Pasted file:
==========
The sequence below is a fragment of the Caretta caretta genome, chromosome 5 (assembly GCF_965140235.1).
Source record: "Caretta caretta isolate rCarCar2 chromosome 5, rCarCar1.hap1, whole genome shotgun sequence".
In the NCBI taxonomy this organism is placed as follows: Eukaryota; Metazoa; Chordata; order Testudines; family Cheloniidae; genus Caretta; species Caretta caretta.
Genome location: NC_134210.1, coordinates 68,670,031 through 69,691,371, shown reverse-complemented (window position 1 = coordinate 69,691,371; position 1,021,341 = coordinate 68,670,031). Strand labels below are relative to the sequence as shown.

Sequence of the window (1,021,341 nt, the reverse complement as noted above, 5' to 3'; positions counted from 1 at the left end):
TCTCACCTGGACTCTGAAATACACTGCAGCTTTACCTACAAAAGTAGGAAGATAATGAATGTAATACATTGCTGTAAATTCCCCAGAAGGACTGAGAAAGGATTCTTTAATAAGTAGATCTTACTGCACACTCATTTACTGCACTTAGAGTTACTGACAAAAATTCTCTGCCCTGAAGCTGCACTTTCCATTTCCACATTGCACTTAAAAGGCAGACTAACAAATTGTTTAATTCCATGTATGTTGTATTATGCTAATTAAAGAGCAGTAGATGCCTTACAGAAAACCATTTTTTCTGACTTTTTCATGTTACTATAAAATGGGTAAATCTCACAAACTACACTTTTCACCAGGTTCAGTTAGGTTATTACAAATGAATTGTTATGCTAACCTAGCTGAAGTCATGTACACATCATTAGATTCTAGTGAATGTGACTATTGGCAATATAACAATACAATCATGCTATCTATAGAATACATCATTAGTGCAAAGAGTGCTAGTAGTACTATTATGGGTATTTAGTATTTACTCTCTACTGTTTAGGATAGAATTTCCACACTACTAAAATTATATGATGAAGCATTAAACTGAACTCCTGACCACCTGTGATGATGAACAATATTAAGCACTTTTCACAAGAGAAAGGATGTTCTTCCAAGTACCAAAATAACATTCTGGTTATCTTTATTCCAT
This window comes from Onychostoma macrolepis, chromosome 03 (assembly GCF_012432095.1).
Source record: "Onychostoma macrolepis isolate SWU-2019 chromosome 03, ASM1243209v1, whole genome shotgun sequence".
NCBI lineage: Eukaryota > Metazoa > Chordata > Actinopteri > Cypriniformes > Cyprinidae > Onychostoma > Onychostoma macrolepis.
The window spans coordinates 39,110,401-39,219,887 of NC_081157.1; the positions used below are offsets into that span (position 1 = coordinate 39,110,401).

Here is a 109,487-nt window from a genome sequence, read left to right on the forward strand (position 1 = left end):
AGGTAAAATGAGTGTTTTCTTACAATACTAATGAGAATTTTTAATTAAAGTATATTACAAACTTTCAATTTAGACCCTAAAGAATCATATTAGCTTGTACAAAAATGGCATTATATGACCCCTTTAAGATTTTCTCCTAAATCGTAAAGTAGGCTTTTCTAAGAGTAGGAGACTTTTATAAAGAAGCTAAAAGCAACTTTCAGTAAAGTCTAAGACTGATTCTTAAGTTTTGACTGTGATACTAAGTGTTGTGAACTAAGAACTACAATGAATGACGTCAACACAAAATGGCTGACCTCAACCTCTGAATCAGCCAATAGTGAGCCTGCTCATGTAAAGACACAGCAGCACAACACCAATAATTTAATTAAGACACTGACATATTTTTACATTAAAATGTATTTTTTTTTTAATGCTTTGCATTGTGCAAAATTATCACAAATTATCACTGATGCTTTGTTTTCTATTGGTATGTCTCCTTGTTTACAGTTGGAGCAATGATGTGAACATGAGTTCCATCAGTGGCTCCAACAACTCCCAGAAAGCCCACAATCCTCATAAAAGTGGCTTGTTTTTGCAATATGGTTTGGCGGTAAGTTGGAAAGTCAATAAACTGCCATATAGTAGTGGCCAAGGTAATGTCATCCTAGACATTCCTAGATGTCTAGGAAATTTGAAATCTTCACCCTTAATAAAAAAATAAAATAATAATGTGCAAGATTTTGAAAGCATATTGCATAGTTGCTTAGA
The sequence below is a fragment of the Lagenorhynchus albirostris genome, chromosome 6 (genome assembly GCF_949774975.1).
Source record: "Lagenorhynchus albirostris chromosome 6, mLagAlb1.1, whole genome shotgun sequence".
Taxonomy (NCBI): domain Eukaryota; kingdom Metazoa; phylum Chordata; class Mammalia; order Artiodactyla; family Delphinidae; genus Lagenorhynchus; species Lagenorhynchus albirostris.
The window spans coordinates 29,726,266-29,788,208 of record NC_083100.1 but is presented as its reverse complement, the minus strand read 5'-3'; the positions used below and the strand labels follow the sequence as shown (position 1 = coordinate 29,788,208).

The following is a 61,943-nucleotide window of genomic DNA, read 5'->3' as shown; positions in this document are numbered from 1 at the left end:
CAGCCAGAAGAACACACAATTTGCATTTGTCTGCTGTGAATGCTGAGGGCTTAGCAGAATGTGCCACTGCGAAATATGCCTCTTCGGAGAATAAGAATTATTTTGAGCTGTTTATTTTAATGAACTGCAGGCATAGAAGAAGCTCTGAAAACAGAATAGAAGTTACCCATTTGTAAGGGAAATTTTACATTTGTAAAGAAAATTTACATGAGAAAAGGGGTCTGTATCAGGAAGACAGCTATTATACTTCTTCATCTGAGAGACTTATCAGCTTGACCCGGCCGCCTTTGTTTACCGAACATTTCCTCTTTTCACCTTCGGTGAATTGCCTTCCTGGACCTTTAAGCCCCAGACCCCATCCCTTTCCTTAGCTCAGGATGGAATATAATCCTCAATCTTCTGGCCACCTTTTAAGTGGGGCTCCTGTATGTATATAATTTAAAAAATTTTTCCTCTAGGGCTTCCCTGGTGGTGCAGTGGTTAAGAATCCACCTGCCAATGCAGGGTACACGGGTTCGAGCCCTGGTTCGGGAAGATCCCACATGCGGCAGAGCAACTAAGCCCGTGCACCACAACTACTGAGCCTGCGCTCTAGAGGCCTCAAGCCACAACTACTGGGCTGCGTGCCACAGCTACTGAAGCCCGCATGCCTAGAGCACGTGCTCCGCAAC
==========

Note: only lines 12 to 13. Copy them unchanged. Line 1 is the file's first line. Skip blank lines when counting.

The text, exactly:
AGGTAAAATGAGTGTTTTCTTACAATACTAATGAGAATTTTTAATTAAAGTATATTACAAACTTTCAATTTAGACCCTAAAGAATCATATTAGCTTGTACAAAAATGGCATTATATGACCCCTTTAAGATTTTCTCCTAAATCGTAAAGTAGGCTTTTCTAAGAGTAGGAGACTTTTATAAAGAAGCTAAAAGCAACTTTCAGTAAAGTCTAAGACTGATTCTTAAGTTTTGACTGTGATACTAAGTGTTGTGAACTAAGAACTACAATGAATGACGTCAACACAAAATGGCTGACCTCAACCTCTGAATCAGCCAATAGTGAGCCTGCTCATGTAAAGACACAGCAGCACAACACCAATAATTTAATTAAGACACTGACATATTTTTACATTAAAATGTATTTTTTTTTTAATGCTTTGCATTGTGCAAAATTATCACAAATTATCACTGATGCTTTGTTTTCTATTGGTATGTCTCCTTGTTTACAGTTGGAGCAATGATGTGAACATGAGTTCCATCAGTGGCTCCAACAACTCCCAGAAAGCCCACAATCCTCATAAAAGTGGCTTGTTTTTGCAATATGGTTTGGCGGTAAGTTGGAAAGTCAATAAACTGCCATATAGTAGTGGCCAAGGTAATGTCATCCTAGACATTCCTAGATGTCTAGGAAATTTGAAATCTTCACCCTTAATAAAAAAATAAAATAATAATGTGCAAGATTTTGAAAGCATATTGCATAGTTGCTTAGA
The sequence below is a fragment of the Lagenorhynchus albirostris genome, chromosome 6 (genome assembly GCF_949774975.1).